As financial institutions seek to position themselves as trusted providers of financial advice and solutions, one of their key areas of focus is financial education. Many of these firms have focused attention on establishing comprehensive financial education programs. However, equal attention should be given to how these programs are communicated. If you want to maximize the impact of your financial education program, consider the following methods to build client awareness and engagement.
- Partner with national and local organizations seeking to grow financial literacy. Partnering with these organizations can take many forms, including publishing surveys or providing funding. In June 2017, Wells Fargo announced a $100,000 donation to Junior Achievement of Chicago. Operation Hope has partnerships with a number of leading banks (including SunTrust, Regions Bank and First Tennessee Bank), who all offer the Operation Hope Inside financial well-being program in several of their branches.
- Host or sponsor events. Events constitute one of the key ways for firms to build direct engagement with their financial education programs. Firms have many options on how they wish to scale and direct their investment. MassMutual hosts FutureSmart Challenge events to provide financial education to middle school students, reaching 40,000 students in 17 cities to date. In June 2017, SunTrust launched the “onUp on Tour” to promote its onUp movement in 45 cities. And In October 2017, American Century Investments partnered with Investopedia to launch a Financial Fitness Tour, featuring a 45-foot bus, called “The Financial Coach.” These firms have extended the impact of these live events with tweets and postings on online portals, and also host virtual events, including podcasts and webinars.
- Generate engagement through games and contests. In our highly interactive world, online games and contests can be very effective in enabling people, especially the younger demographic, to gain important financial knowledge in entertaining ways. For the past four years, H&R Block has been running the H&R Block Budget Challenge, an online game that teachers can use to teach financial concepts to high school students. In December 2017, The Hartford partnered with Junior Achievement USA to launch JA MyBiz Builder, an online experience that teaches entrepreneurial concepts to teens. And GOBankingRates recently launched a competition (with a top prize of $1,000) to identify the best tips, tricks and tactics for navigating one’s personal finances.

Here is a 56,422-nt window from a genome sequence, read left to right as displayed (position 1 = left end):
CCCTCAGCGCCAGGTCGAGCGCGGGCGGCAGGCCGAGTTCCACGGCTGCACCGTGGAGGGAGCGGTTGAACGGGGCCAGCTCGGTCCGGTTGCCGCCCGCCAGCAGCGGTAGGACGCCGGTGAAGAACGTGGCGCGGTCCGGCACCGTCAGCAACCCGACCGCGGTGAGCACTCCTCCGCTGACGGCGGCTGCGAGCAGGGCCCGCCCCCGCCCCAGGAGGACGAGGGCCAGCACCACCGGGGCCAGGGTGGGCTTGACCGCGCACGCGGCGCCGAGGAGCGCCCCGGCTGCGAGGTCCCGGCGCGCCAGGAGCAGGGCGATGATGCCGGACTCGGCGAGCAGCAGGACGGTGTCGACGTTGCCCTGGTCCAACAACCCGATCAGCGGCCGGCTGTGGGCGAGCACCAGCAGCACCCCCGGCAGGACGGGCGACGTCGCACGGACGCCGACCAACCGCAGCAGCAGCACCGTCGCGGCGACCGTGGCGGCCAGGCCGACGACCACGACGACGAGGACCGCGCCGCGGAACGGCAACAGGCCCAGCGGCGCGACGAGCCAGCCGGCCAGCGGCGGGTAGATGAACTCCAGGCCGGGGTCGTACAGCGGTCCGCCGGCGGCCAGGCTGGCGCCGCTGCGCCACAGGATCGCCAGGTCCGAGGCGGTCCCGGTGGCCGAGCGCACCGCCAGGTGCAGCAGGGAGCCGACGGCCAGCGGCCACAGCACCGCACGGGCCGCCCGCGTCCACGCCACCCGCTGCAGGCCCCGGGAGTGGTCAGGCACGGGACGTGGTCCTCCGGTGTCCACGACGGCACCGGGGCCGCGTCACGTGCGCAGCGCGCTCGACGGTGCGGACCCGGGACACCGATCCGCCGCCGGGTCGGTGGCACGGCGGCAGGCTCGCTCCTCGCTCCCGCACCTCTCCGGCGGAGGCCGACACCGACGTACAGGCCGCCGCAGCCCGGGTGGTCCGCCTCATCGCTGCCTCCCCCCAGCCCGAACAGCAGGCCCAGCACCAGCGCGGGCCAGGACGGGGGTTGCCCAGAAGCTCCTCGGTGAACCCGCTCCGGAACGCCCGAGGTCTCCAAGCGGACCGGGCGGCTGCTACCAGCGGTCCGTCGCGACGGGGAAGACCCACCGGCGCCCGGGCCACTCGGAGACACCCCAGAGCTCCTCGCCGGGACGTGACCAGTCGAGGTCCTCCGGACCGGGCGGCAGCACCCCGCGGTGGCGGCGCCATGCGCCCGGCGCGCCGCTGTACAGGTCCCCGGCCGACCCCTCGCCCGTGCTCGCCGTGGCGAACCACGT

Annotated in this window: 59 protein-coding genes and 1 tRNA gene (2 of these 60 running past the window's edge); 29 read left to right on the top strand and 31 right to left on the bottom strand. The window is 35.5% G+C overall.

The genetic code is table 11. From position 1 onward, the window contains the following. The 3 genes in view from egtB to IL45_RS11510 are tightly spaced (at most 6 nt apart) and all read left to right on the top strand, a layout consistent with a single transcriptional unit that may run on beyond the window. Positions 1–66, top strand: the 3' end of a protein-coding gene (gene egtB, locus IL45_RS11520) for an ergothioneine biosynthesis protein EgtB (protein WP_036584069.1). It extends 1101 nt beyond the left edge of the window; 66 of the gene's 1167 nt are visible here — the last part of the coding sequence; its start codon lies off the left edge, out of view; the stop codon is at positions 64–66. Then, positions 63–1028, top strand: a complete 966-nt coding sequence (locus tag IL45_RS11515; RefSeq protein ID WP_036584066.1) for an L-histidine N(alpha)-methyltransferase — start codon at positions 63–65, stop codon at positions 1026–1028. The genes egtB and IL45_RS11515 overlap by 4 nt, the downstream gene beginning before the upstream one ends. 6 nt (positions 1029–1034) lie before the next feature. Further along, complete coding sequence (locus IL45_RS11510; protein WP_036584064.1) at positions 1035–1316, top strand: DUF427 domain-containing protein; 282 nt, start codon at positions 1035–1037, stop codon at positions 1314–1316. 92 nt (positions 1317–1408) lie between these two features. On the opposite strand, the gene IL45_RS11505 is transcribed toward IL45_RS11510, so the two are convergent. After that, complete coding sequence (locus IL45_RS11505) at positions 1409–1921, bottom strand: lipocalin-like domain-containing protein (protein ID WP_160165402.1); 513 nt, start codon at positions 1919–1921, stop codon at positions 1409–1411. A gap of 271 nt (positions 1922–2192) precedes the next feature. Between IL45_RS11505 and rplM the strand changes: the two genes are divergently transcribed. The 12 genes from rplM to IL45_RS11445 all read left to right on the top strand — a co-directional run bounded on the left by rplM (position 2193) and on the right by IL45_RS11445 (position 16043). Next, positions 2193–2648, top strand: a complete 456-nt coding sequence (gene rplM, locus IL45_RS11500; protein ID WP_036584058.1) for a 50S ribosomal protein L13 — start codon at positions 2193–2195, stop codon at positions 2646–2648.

- Reinforce the financial education message via social media. A number of financial firms are using Twitter hashtags to generate interaction around their financial education programs. Examples include Ally Financial’s #WalletWiseWednesday twitter series and Regions Bank’s @FinancialFitness hashtag (part of its Financial Fitness Fridays program). Other ways of using social media to promote financial education include events (Jump$tart Coalition’s Facebook Live event to discuss deposit insurance) and social communities (Canvas Designed by Citi, a beta-testing community that enables Citi customers to co-create products and digital capabilities promoting financial wellness).
- Leverage online and mobile banking platforms. As consumers become comfortable with using online and mobile banking to perform a wide range of financial activities, some providers are starting to incorporate financial education tools into these platforms. Bank of America recently added a money management and financial education tool into its mobile banking platform. And Wells Fargo is planning to launch Greenhouse by Wells Fargo, a mobile banking experience that includes financial management tools.